La istoria de las Indias. y Conquista de Mexico

López de Gómara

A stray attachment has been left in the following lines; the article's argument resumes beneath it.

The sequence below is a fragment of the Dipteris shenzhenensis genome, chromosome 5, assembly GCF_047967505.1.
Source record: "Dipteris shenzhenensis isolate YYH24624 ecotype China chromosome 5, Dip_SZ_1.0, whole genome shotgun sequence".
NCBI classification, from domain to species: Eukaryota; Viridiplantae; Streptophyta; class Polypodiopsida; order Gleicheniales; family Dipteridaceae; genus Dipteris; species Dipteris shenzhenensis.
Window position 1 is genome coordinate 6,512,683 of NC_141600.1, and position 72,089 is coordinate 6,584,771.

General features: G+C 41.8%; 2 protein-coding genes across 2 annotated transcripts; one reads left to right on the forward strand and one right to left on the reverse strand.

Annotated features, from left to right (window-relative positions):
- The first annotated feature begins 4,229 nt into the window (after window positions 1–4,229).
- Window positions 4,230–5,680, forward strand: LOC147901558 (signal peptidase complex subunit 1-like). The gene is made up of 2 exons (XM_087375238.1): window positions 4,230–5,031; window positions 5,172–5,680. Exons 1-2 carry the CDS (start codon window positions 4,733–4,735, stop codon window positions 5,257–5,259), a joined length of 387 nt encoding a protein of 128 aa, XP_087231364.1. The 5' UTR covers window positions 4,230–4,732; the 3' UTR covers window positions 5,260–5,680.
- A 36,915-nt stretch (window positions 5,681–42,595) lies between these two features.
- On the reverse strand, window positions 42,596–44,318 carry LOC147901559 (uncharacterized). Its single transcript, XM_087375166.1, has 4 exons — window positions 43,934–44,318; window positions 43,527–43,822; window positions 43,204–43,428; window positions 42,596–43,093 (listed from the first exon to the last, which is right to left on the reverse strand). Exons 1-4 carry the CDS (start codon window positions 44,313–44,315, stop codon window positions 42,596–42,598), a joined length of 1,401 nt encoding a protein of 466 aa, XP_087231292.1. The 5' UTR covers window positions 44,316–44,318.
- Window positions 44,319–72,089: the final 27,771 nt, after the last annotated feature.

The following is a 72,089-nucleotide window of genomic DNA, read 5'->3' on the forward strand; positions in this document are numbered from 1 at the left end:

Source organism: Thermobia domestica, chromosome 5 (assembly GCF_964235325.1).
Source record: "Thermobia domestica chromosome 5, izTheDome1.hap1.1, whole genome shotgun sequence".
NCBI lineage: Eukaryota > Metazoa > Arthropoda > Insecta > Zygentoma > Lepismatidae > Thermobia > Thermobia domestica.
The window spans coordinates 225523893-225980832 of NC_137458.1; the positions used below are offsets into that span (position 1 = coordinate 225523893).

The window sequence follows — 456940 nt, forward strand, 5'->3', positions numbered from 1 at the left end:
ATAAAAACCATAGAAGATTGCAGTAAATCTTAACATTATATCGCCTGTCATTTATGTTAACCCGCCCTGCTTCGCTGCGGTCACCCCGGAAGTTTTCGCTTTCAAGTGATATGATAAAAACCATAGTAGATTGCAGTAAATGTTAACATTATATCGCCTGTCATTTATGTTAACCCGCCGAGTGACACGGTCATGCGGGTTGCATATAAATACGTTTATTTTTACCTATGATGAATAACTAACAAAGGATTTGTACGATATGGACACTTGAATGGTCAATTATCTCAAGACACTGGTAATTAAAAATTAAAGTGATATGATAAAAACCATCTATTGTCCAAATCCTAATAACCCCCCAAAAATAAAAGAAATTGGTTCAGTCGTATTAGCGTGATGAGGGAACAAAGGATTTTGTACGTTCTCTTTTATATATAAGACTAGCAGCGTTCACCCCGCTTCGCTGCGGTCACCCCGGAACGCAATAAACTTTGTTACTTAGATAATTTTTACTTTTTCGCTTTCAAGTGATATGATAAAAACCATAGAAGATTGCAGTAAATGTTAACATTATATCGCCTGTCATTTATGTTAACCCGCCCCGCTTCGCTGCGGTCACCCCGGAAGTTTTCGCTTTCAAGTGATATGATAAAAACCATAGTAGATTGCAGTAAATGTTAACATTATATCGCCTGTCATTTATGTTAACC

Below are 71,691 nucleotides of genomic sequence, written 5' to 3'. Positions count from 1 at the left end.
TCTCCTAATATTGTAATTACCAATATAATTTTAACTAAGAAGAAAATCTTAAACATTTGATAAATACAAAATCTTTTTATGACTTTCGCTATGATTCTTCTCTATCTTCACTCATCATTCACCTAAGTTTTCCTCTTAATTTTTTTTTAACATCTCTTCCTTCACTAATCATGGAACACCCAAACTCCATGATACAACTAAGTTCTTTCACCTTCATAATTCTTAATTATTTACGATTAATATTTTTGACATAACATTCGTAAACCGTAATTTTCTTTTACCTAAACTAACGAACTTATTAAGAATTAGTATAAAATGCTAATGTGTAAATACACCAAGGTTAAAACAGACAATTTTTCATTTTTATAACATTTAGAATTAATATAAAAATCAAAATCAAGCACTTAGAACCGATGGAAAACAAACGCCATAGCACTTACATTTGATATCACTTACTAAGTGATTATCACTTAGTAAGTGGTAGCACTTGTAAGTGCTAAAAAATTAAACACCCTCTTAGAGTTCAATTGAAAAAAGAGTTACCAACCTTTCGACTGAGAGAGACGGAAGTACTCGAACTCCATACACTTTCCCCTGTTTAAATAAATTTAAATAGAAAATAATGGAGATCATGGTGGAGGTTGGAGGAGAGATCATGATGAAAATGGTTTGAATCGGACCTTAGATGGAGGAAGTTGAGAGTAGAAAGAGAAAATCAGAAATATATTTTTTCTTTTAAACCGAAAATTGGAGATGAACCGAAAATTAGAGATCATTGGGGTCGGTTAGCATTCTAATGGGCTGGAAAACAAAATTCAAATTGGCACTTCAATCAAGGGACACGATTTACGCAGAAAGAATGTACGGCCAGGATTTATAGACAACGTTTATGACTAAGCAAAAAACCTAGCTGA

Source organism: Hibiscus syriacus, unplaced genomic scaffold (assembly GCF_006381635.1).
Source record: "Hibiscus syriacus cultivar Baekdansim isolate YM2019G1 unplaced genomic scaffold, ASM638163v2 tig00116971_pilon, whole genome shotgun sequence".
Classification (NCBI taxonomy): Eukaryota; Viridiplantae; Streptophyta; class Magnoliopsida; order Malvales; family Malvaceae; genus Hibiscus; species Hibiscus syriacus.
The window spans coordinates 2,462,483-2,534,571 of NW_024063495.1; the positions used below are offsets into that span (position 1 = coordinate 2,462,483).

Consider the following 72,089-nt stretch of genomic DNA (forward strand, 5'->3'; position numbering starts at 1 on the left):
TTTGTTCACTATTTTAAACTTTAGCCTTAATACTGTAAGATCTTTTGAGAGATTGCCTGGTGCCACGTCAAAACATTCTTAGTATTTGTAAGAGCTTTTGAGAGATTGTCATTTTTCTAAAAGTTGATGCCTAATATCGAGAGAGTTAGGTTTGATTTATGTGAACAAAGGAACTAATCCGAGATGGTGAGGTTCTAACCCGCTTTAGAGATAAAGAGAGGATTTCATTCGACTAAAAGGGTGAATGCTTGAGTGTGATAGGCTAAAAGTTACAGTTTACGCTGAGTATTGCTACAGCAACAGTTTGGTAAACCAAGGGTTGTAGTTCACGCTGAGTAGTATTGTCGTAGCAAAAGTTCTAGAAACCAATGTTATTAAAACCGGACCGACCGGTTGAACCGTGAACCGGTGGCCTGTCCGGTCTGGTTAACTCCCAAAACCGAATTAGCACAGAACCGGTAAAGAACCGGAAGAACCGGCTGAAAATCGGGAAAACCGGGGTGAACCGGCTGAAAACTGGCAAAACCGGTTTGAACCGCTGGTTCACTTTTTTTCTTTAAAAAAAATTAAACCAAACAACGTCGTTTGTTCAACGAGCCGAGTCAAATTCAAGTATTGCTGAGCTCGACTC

The arrival of the Europeans in America coincided with the revival of antique models of historiography, a tradition that influenced the way European scholars wrote about these lands previously unknown to them. Francisco López de Gómara (1511–1564) was a humanist priest with close ties to the conquistador Hernán Cortés. As one of the first historians of the Americas, he described the “discovery” of the New World as the greatest event in world history since the birth of Christ. He constructed his chronicle as a heroic tale, culminating in the achievements of Cortés, who is glorified as a contemporary peer of Alexander the Great. Despite the Eurocentric bias, the work contains important descriptions of the indigenous peoples of Mexico. The JCB is one of the richest collections for early histories of the Americas, and holds many editions and translations of López de Gómara and other historians such as Pietro Martyre d’Anghiera and Gonzalo Fernández de Oviedo y Valdés.

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